Saturday, 1 February 2014

Albury - Howlong. Tree branch camp.

We took off in the morning cool. Early morning is peaceful, the water is smooth and the sun, still low in the sky, casts a warm light which causes the yellows of the cliffs to shine golden and gives a freshness to the gum leaves that you would not imagine if you were only to observe them in the middle of the day.

Detail of a corner where benched had been hewn from old red gums for campers to use just before the 2170 marker. I have never seen such massive forest furniture.  The morning light was also quite inviting, providing near perfect reflections.







Today we paddled just over 50km, finding a beautiful grassy spot a few kilometres downstream from Howlong. There were less cattle than yesterday, but we did first hear and then see a herd of cows moving through the forest. They were obviously using sound as a way to keep together. Lead cattle bellowed to the slower ones, encouraging these to catch up and the later letting the first ones know that they were coming. Occasionally it is hard to hear things on the water, there were times when each of us thought the other had said something, only to be told in a most unimpressed way that that was a cow bellowing!

The bush was beautiful today, it reminded me of paddling through the Narrows (upstream of the Barmah Lakes), with its low banks. Now that this section of river is high, it is as though you can see right through the bush. The trees look lush and healthy, they light up as the sun shines through their leaves. It is quiet, there are very few people on the river, only the occasional fisherman. As we neared Howlong there were a few speed boats, but not the highly styled Malibu's of Echuca and downriver. These are old fashioned, with V8 engines, or smoky outboards, and, because there are so few, they are super cool. The river banks are healthy, there is little sign of erosion, other than that caused by the high river. Everywhere reeds grow, the banks are secured by goynes and stones. Willows still grow, but do not dominate. One feels they have a purpose.  Ruth remarked that it was so nice to see the animals owning the shore.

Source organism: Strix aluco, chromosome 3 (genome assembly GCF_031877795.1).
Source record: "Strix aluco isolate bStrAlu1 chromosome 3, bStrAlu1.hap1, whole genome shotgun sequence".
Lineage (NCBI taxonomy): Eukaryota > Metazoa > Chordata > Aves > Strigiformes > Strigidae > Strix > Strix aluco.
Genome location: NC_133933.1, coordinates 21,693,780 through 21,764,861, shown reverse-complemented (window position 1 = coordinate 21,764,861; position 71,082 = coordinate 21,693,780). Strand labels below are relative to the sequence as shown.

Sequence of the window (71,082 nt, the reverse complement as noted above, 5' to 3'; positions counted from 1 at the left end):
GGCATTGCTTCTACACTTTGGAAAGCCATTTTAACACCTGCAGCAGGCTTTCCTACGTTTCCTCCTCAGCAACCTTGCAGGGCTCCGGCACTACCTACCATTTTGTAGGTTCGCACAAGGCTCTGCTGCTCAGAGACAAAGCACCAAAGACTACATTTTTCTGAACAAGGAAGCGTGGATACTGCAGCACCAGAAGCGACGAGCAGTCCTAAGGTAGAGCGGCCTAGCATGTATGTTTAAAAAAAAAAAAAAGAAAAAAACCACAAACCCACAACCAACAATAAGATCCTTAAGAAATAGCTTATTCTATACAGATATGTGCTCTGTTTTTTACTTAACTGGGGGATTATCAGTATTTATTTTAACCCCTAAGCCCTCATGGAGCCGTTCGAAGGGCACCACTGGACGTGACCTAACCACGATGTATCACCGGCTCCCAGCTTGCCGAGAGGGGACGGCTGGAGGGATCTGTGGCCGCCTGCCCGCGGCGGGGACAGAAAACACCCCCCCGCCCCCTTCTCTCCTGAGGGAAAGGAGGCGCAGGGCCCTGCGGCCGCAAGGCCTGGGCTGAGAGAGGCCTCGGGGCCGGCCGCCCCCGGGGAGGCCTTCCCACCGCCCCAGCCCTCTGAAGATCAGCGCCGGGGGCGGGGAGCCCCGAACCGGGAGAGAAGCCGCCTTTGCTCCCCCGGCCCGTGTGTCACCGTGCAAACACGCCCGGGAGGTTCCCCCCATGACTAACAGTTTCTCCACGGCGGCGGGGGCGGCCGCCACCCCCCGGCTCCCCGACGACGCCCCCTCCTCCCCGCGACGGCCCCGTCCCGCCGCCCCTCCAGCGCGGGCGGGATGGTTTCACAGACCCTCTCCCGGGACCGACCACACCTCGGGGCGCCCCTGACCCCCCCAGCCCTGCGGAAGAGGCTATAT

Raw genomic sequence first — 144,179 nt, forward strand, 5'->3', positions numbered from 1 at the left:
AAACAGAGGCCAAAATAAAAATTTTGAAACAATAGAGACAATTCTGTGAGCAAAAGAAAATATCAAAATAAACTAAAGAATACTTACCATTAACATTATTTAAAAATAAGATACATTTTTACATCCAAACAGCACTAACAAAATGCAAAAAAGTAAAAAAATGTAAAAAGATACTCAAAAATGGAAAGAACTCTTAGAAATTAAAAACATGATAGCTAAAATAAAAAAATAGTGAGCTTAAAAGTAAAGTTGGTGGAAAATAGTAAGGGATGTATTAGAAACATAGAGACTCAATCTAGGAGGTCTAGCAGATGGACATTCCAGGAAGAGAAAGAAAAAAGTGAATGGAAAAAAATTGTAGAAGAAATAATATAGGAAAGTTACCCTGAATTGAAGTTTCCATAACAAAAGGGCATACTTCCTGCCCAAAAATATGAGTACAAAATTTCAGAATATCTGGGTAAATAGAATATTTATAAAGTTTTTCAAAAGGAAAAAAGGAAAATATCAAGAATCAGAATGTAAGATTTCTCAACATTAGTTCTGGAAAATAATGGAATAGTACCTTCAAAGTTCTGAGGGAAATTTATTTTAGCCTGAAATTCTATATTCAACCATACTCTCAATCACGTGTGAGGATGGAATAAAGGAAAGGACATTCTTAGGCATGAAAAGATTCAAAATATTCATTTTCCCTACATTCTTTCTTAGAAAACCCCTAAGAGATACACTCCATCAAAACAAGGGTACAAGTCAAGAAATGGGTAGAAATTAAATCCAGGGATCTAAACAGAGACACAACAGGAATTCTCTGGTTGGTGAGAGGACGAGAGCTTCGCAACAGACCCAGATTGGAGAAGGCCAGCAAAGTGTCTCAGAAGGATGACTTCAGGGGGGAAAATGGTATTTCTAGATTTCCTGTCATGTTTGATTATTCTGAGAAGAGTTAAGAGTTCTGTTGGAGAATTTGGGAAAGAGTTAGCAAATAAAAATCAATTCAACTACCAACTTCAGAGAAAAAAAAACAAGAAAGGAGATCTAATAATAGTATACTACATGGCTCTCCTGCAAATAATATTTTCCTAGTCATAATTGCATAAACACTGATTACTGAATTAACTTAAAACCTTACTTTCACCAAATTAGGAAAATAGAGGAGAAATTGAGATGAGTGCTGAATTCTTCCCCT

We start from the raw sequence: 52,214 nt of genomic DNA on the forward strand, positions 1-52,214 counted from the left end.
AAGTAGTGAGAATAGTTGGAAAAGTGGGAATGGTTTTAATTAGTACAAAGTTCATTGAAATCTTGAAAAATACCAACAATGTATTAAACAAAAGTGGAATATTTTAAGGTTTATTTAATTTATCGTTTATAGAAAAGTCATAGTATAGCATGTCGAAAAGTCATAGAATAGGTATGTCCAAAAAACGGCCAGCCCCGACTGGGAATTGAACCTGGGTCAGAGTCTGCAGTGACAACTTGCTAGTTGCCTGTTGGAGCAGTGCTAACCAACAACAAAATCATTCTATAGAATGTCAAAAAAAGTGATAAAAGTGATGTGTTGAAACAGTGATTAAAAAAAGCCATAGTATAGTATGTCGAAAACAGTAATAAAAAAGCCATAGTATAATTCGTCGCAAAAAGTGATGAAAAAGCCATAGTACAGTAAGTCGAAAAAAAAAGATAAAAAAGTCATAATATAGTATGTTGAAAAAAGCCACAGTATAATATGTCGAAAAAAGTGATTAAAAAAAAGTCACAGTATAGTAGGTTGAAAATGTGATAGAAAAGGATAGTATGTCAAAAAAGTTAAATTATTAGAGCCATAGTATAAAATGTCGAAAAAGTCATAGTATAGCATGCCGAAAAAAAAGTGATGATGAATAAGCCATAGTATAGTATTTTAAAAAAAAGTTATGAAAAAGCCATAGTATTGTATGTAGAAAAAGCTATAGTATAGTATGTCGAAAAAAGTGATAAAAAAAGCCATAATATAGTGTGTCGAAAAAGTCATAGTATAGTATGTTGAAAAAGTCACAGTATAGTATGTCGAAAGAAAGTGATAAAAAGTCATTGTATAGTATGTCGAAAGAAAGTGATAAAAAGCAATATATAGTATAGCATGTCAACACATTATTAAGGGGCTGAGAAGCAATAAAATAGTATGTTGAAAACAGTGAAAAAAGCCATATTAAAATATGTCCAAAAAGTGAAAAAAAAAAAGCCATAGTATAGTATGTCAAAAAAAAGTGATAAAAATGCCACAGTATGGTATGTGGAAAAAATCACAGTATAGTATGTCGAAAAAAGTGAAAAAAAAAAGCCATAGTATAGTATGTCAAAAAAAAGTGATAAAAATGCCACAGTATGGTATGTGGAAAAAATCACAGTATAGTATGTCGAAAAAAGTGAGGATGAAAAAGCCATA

The river banks, whilst usually low for the first 100km downstream from the Hume Dam are beginning to show a bit of height. These clay banks although, at times similar in colour to those at the lower end of the Murray River, are much softer and do not seem to stop the river from meandering its way through the landscape. Occasionally, lines of pebbles can be seen crisis crossing through the strata, evidence that the river had been there before. The town of Howlong was on top of one of these cliffs.


Howlong